Ben Lowry: For all his debating skills, Michael Gove was unable to confirm Boris Johnson’s pledge of no Irish Sea border

Both Boris Johnson and his cabinet colleague Michael Gove attended the University of Oxford in the 1980s.
At points in his interview on the Andrew Marr Show, Michael Gove, right, smiled as he tried the almost impossible task of defending Boris Johnson’s bogus Irish Sea pledgesAt points in his interview on the Andrew Marr Show, Michael Gove, right, smiled as he tried the almost impossible task of defending Boris Johnson’s bogus Irish Sea pledges
At points in his interview on the Andrew Marr Show, Michael Gove, right, smiled as he tried the almost impossible task of defending Boris Johnson’s bogus Irish Sea pledges

Mr Gove, who was a few years younger, helped the future prime minister become president of the Oxford Union debating society.

He described Mr Johnson as “quite the most brilliant extempore speaker of his generation”.

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It is the mark of a good debater to be able to argue convincingly both sides in a debate, and particularly to make a good case for something that you do not believe.

Few people who have read the writings of Mr Johnson and Mr Gove, particularly in the 1990s, before they were MPs, would dispute that they are men of huge talent.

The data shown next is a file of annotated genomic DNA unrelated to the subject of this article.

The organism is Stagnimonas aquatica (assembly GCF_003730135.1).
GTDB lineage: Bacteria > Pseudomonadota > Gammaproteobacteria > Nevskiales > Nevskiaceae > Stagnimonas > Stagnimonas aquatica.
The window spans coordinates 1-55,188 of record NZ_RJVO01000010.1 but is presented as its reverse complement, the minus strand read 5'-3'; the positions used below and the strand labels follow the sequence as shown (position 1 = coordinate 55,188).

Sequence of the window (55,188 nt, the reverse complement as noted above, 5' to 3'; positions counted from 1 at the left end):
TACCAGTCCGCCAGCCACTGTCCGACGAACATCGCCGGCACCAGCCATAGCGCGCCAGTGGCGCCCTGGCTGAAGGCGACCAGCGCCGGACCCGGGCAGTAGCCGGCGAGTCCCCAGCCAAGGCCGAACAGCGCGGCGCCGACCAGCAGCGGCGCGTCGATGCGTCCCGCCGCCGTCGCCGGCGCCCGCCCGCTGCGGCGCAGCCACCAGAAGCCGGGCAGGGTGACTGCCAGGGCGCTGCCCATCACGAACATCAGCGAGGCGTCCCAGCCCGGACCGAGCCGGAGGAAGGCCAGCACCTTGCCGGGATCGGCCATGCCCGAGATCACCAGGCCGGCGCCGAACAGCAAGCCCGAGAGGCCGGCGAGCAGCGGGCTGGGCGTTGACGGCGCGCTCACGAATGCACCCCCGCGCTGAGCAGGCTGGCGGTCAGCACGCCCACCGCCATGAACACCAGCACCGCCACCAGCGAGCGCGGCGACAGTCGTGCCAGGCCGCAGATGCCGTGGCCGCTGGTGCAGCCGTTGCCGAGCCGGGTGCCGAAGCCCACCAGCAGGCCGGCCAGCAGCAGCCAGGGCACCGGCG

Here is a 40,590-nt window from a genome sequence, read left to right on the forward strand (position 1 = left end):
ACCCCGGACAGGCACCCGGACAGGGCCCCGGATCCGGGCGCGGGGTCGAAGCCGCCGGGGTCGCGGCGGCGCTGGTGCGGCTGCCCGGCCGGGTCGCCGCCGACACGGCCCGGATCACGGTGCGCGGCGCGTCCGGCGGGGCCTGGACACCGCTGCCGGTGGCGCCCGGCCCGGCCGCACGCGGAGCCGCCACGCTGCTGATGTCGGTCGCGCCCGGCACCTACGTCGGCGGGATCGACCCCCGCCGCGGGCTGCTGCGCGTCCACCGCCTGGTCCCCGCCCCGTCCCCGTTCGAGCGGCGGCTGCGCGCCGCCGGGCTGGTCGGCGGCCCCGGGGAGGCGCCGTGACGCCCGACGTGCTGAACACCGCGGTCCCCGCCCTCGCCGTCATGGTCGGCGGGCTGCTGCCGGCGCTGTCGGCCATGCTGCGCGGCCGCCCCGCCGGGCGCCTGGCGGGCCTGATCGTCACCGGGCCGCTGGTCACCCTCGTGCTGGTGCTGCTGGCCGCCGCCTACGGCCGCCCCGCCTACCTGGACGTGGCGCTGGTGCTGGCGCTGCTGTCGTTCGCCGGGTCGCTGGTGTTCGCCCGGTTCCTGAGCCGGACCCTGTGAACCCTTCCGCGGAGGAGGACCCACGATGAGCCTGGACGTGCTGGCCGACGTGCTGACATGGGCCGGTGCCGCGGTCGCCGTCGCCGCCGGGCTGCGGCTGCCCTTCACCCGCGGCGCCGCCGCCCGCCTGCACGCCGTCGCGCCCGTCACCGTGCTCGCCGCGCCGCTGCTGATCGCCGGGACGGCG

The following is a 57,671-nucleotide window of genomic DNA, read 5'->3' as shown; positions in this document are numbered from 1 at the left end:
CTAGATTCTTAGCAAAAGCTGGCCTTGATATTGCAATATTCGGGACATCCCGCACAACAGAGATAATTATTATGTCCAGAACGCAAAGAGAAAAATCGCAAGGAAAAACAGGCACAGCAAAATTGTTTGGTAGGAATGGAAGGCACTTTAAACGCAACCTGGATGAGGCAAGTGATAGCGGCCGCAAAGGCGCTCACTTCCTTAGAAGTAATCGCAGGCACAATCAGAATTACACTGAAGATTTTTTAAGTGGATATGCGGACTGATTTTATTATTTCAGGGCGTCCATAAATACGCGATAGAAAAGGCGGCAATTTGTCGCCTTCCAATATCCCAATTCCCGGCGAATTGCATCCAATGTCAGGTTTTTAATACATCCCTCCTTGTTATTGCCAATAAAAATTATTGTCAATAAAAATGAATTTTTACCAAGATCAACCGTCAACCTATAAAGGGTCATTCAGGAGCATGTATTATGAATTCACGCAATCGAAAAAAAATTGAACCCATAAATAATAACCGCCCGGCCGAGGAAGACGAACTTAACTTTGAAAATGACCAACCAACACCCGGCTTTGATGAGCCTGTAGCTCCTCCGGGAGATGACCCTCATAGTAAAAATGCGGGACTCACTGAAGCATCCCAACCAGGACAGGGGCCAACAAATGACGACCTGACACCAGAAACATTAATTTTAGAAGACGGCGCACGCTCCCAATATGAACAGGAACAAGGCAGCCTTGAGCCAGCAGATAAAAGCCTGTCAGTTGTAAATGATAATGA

The 2016 Tory leader race, when they dramatically fell out after Mr Gove suddenly withdrew his support for Mr Johnson’s leadership bid, showed that both felt that they were suited to the highest office (although after that debacle Mr Gove did at least show some humility by mocking his own poor judgement).

He has spent the last four years carefully rebuilding his political reputation, and now finds himself as one of Mr Johnson’s most important lieutenants, as minister for the Cabinet Office, a role with a wide ranging responsibility.

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It was as if all this Johnson-Gove history came full circle last Sunday, when the latter appeared on BBC Andrew Marr Show,

Gove was grilled to defend the prime minister’s remarks in Northern Ireland late last year, when he flagrantly denied what he had agreed with the EU weeks earlier, to create a major internal UK trade barrier in the Irish Sea (what Jim Allister MLA called a “betrayal of the highest order, made all the worse by repeated assurances that it would not happen”).

Thus, on the Marr Show, Gove had to play the role of skilled debater (look how clever I am at arguing that black is an almost white shade of grey) and also that of a boss’s faithful consigliere who is trying to prove himself after past disloyalty.